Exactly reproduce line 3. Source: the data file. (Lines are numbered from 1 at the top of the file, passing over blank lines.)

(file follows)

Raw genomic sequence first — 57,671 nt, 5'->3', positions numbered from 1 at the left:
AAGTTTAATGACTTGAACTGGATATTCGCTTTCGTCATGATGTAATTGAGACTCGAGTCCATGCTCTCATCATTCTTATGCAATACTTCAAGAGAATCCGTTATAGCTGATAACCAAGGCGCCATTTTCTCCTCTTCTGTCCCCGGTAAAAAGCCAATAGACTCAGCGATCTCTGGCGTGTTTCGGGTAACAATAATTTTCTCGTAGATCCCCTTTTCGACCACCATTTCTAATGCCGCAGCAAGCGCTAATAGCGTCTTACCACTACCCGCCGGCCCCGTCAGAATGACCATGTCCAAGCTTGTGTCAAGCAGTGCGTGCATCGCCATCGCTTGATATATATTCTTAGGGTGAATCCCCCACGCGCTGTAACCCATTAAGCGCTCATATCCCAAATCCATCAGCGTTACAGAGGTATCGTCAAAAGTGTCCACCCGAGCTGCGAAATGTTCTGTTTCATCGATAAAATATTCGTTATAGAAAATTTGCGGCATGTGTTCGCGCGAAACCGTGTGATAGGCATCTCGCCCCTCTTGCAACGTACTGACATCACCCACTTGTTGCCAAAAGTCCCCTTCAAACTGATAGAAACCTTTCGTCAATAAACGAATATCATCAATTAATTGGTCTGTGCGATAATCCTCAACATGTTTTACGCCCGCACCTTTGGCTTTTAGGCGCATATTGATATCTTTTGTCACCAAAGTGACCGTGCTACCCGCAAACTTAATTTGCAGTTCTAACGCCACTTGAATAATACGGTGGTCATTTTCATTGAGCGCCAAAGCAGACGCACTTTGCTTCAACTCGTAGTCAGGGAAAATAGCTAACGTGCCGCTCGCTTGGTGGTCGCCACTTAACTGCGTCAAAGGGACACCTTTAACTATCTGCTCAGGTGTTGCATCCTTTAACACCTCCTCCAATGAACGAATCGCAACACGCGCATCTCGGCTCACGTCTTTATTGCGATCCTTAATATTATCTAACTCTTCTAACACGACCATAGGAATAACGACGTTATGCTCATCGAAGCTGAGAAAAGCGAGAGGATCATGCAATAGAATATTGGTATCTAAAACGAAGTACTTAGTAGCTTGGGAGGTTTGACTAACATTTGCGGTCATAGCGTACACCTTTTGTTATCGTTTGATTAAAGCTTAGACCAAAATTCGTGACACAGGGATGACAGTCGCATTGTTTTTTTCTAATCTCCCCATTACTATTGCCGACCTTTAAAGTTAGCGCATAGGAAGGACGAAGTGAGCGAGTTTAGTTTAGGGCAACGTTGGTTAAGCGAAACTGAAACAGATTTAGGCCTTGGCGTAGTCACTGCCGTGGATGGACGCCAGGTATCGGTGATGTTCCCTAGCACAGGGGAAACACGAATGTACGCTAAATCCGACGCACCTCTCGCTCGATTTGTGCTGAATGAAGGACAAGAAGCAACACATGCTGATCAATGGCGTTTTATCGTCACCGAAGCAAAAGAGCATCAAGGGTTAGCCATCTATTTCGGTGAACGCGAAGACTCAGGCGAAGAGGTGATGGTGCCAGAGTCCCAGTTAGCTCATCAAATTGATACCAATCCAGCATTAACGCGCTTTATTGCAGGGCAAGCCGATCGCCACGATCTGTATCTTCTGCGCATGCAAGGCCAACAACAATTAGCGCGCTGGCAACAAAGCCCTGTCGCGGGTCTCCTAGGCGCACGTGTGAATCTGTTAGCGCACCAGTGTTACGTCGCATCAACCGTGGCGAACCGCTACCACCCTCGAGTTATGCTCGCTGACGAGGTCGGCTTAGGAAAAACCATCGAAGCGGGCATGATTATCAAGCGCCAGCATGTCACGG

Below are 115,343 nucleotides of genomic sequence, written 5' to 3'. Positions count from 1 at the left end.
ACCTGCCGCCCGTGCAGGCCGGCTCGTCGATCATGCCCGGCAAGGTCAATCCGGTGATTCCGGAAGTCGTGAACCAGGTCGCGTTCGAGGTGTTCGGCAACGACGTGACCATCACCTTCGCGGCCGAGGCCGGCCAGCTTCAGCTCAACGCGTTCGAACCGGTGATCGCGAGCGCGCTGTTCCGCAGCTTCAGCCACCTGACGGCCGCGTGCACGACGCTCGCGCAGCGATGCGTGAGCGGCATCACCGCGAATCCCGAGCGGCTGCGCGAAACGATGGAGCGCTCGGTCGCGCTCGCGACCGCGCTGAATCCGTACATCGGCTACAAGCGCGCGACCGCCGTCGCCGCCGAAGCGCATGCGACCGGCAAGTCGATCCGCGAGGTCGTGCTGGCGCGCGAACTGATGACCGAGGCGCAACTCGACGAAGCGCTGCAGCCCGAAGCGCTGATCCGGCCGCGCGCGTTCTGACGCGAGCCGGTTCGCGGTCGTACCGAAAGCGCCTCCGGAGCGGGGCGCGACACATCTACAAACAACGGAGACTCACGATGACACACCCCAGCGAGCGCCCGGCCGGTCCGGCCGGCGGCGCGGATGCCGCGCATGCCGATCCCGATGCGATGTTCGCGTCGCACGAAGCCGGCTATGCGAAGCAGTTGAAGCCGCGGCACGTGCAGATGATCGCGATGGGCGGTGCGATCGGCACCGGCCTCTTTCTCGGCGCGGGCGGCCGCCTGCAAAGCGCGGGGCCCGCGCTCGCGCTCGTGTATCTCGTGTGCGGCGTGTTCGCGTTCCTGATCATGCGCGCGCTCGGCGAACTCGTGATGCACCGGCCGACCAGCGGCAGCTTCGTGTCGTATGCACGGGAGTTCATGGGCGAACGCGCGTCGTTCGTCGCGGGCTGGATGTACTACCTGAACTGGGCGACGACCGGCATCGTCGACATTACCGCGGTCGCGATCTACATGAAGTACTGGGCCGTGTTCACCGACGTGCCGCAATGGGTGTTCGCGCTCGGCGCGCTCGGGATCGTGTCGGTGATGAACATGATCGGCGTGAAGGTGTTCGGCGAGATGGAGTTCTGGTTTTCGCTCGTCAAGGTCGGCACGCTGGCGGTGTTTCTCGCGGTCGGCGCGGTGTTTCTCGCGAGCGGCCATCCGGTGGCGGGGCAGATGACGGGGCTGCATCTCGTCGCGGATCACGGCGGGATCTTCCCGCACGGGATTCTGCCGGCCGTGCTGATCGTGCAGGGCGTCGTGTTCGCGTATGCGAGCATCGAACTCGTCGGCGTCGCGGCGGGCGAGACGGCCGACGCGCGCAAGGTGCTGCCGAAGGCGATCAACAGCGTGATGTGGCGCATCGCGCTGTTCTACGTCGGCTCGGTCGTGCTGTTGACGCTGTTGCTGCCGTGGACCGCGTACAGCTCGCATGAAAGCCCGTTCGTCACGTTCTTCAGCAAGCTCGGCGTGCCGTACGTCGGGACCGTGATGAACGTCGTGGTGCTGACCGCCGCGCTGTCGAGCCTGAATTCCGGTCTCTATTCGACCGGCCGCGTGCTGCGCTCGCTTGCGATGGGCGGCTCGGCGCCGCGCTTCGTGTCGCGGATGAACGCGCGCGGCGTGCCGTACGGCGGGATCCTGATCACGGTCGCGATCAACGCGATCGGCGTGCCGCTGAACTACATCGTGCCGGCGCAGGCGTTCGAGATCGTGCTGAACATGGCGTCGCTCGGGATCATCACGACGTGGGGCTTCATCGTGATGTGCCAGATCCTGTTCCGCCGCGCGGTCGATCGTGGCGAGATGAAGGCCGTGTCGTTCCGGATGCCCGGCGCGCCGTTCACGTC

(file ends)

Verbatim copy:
Below are 115,343 nucleotides of genomic sequence, written 5' to 3'. Positions count from 1 at the left end.